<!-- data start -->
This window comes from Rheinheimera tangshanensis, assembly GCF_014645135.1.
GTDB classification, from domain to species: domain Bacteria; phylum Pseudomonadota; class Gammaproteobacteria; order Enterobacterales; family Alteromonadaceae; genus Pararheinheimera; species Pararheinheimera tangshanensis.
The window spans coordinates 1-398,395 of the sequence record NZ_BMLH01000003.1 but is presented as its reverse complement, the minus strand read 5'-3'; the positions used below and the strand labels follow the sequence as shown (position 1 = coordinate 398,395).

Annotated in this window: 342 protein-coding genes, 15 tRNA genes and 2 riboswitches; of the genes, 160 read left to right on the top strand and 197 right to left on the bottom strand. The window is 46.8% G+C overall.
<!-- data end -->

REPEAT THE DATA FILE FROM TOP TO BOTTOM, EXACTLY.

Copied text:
This window comes from Rheinheimera tangshanensis, assembly GCF_014645135.1.
GTDB classification, from domain to species: domain Bacteria; phylum Pseudomonadota; class Gammaproteobacteria; order Enterobacterales; family Alteromonadaceae; genus Pararheinheimera; species Pararheinheimera tangshanensis.
The window spans coordinates 1-398,395 of the sequence record NZ_BMLH01000003.1 but is presented as its reverse complement, the minus strand read 5'-3'; the positions used below and the strand labels follow the sequence as shown (position 1 = coordinate 398,395).

Annotated in this window: 342 protein-coding genes, 15 tRNA genes and 2 riboswitches; of the genes, 160 read left to right on the top strand and 197 right to left on the bottom strand. The window is 46.8% G+C overall.